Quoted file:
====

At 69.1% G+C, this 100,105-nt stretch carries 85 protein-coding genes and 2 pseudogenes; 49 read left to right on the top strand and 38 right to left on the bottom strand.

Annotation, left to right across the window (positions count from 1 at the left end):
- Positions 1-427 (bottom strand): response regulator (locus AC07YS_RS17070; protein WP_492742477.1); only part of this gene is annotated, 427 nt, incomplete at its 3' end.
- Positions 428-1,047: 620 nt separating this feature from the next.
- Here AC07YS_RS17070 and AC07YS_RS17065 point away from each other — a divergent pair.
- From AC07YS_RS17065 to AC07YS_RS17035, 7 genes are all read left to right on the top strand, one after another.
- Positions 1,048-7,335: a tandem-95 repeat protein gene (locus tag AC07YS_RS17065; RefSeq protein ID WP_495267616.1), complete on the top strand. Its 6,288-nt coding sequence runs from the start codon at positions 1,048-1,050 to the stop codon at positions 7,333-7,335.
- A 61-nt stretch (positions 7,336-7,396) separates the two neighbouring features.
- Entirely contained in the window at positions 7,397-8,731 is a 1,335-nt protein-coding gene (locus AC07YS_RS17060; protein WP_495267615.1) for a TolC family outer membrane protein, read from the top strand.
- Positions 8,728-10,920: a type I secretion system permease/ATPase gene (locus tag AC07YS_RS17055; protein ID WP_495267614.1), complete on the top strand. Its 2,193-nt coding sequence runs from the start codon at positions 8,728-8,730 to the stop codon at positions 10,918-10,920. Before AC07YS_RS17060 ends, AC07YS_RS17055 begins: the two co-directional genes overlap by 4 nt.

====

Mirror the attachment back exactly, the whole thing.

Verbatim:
At 69.1% G+C, this 100,105-nt stretch carries 85 protein-coding genes and 2 pseudogenes; 49 read left to right on the top strand and 38 right to left on the bottom strand.

Annotation, left to right across the window (positions count from 1 at the left end):
- Positions 1-427 (bottom strand): response regulator (locus AC07YS_RS17070; protein WP_492742477.1); only part of this gene is annotated, 427 nt, incomplete at its 3' end.
- Positions 428-1,047: 620 nt separating this feature from the next.
- Here AC07YS_RS17070 and AC07YS_RS17065 point away from each other — a divergent pair.
- From AC07YS_RS17065 to AC07YS_RS17035, 7 genes are all read left to right on the top strand, one after another.
- Positions 1,048-7,335: a tandem-95 repeat protein gene (locus tag AC07YS_RS17065; RefSeq protein ID WP_495267616.1), complete on the top strand. Its 6,288-nt coding sequence runs from the start codon at positions 1,048-1,050 to the stop codon at positions 7,333-7,335.
- A 61-nt stretch (positions 7,336-7,396) separates the two neighbouring features.
- Entirely contained in the window at positions 7,397-8,731 is a 1,335-nt protein-coding gene (locus AC07YS_RS17060; protein WP_495267615.1) for a TolC family outer membrane protein, read from the top strand.
- Positions 8,728-10,920: a type I secretion system permease/ATPase gene (locus tag AC07YS_RS17055; protein ID WP_495267614.1), complete on the top strand. Its 2,193-nt coding sequence runs from the start codon at positions 8,728-8,730 to the stop codon at positions 10,918-10,920. Before AC07YS_RS17060 ends, AC07YS_RS17055 begins: the two co-directional genes overlap by 4 nt.